Visiting the market from Torquay with his Dad last Saturday, 11 year old Zach is normally looking to add more decimal currency to his collection. On this occasion though, it was a Freemason’s Chronicle on one of the ephemera stalls which caught his eye. Some might wonder what appeal such an esoteric old volume might have for a young lad just starting secondary school but Zach’s answer spoke volumes about his maturity. “It’s not the actual monetary value. I just love the history of the item” – clearly a young man of taste and discernment! We look forward to seeing him again.
Anyone with a spare £1,150 can join the Groucho Club in London. But no amount of money can buy you membership of the Goldfish Club. The brainchild of C. A. Robertson, who was Chief Draughtsman at the (then) largest air-sea rescue equipment manufacturer in the world, this status could only be conferred on airmen whose lives had been saved by a life jacket or dinghy. Gold signified the value of human life with the fish obviously referring to the water.
From its inception in 1942 the club fluorished as air crew in the unfortunate position of having to ditch over the sea discovered a silver, or rather, gold lining to their situation. Members were given a laminated card (designed to survive their next encounter with the water) and a silk badge. The original material for these was donated by readers of the London Daily Express who gave up their evening dress suits for the cause. Although uniform regulations meant that they couldn’t be openly worn, most airmen had them sewn under the flap of their left hand breast pocket. By the end of the war the Goldfish Club had almost ten thousand members and it remains active today https://tinyurl.com/y3qh4cbc
Another typically unusual find from charingcrossmarket.com – every Saturday in the heart of Central London.
Originally formed after the French invasion scare of 1859, the Queen’s Westminster Rifles were an infantry regiment in the British Army for the next 101 years. It served with distinction in both wars playing a part in both the Battle of the Somme and El Alamein.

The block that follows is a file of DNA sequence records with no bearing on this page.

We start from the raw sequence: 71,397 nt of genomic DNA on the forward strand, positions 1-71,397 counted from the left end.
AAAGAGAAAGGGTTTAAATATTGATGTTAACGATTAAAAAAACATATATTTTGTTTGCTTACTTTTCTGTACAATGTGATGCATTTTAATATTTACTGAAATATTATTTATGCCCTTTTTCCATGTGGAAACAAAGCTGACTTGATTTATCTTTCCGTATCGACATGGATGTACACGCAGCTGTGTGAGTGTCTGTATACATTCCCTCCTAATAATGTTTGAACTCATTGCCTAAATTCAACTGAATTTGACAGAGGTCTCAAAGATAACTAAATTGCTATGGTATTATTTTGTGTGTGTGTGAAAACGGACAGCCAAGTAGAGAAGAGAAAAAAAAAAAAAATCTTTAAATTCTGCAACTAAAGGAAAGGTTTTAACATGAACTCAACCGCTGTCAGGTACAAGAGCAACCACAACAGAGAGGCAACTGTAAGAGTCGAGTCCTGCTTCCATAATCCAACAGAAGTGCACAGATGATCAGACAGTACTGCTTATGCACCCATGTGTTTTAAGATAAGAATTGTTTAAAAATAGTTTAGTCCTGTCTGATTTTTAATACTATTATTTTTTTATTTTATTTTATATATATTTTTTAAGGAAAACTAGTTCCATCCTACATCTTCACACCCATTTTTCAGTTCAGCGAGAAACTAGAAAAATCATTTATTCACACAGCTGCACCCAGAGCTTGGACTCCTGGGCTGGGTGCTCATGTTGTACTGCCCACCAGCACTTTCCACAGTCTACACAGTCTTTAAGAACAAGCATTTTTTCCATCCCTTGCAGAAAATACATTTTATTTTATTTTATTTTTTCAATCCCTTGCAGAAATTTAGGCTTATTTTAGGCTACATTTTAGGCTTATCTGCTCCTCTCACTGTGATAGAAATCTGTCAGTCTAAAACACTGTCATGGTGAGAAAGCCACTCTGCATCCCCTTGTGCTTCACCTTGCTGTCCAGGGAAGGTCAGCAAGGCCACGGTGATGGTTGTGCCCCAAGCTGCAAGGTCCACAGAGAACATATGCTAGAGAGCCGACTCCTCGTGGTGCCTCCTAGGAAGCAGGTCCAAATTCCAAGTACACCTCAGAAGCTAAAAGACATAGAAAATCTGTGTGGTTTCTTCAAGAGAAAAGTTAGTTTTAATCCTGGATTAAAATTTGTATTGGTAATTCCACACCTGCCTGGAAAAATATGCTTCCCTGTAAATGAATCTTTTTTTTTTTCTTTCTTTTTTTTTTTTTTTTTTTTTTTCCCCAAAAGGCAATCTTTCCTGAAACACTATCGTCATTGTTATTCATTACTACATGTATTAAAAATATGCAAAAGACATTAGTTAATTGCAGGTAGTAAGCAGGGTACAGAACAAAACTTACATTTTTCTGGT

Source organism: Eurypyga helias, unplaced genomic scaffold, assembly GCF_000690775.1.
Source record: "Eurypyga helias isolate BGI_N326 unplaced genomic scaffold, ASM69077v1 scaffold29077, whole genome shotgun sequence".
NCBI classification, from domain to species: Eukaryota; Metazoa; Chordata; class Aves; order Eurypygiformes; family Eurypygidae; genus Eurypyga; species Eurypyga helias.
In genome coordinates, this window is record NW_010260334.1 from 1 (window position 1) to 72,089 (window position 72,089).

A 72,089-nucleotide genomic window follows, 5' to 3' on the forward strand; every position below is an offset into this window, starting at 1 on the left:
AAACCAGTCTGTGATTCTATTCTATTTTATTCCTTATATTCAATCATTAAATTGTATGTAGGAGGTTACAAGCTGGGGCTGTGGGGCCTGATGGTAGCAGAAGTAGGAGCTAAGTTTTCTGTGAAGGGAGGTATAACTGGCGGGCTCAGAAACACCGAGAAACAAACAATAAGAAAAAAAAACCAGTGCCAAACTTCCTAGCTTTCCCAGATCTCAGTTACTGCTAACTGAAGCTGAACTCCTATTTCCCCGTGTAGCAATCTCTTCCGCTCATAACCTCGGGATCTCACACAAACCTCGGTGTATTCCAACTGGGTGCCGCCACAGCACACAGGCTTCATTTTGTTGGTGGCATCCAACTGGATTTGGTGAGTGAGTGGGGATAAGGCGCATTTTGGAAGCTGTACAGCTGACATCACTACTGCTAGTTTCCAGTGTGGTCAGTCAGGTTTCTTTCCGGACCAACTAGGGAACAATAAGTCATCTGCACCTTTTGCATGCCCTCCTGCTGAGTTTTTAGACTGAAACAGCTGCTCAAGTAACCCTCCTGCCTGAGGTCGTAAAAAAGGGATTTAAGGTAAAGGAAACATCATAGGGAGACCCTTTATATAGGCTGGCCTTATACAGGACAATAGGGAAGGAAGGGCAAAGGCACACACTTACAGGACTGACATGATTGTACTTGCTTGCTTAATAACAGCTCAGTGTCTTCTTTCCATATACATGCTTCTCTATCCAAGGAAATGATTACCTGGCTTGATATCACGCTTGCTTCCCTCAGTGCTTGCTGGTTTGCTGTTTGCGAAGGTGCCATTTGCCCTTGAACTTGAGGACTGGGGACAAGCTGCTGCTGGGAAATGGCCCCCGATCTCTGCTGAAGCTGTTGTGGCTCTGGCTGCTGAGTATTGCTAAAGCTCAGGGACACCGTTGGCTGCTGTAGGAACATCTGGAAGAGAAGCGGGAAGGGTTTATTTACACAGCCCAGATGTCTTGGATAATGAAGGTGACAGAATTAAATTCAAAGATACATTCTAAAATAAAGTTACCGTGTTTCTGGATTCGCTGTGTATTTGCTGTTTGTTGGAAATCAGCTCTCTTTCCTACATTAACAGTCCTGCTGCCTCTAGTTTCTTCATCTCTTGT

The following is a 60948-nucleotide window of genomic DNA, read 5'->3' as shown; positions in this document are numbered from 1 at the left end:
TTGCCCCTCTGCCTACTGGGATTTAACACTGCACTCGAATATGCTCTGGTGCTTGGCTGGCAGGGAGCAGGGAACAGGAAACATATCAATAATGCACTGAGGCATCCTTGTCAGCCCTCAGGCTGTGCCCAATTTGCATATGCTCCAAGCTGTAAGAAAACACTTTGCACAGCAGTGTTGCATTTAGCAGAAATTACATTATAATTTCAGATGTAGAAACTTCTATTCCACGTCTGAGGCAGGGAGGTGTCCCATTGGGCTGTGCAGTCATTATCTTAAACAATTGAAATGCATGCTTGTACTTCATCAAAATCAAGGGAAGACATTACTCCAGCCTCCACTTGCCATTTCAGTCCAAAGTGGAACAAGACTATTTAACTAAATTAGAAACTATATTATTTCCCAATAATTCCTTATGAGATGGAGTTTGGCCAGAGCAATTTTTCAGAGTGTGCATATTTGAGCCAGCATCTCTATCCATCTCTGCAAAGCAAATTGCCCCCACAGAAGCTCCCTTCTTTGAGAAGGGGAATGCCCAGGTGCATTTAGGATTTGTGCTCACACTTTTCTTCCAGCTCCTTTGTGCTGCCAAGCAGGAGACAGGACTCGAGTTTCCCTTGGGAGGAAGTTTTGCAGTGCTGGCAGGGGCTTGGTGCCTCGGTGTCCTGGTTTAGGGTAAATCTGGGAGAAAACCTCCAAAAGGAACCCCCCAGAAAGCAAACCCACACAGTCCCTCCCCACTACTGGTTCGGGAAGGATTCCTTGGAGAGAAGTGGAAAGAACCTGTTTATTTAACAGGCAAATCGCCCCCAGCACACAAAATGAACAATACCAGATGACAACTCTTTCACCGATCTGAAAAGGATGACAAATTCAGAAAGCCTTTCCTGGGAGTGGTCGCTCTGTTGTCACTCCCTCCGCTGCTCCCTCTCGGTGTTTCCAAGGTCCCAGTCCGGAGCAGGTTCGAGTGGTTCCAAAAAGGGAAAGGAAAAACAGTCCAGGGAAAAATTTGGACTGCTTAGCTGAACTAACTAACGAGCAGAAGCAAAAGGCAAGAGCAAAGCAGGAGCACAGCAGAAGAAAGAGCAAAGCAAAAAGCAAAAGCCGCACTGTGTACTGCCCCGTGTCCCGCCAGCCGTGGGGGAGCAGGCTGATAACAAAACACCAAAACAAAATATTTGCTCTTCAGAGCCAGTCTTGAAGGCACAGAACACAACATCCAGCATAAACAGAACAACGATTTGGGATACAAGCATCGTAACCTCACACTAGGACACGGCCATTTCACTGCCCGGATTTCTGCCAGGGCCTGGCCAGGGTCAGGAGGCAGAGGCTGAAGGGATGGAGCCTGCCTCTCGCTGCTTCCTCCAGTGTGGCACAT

Seen here are two RB (Rifle Brigade) patches, the dark green one being worn on the side of the tropical Sikh headgear, the pugri, while the khaki one was stitched on the shoulder. KRR denotes the King’s Royal Rifles while the red hand is from an ulster formation. The beautiful silver detailing of the George and dragon scene is taken from the front of a WWI officer’s cap.
Military patches and insignia have always had their devotees but this branch of militaria is becoming ever more popular. Start your own collection or enhance an existing one this Saturday at Charing Cross Collectors Market.
As the lights go up for the last time this weekend at London Film Festival why not drop into Charing Cross Collectors Market this Saturday and browse for a souvenir among the merch from yesteryear. Alongside the movie memorabilia is an eclectic mix of collectables including stamps, coins, militaria, ephemera and antiques. Occupying a site in Central London just opposite the Embankment Tube station, the market can trace its lineage all the way back to the 1690’s before some of our dealers were even born. So pop in, say hello and see just why the best treasure has always been kept underground….
It’s London Film Festival! And with the British Film Institute just across the bridge we’re ideally placed for anyone wanting a quick break between events. Stretch your legs and take the Thames air with a stroll across the Jubilee Bridge. Find us opposite the entrance to the Embankment Tube Station just near Starbucks. A fascinating array of movie memorabilia and ephemera will be on sale alongside our other collectibles. You’re sure to find something of interest whether it’s classic headshots of the glitterati from the classic era of the silver screen, promotional postcards for films of the sixties and seventies or posters for modern classics. We look forward to seeing you!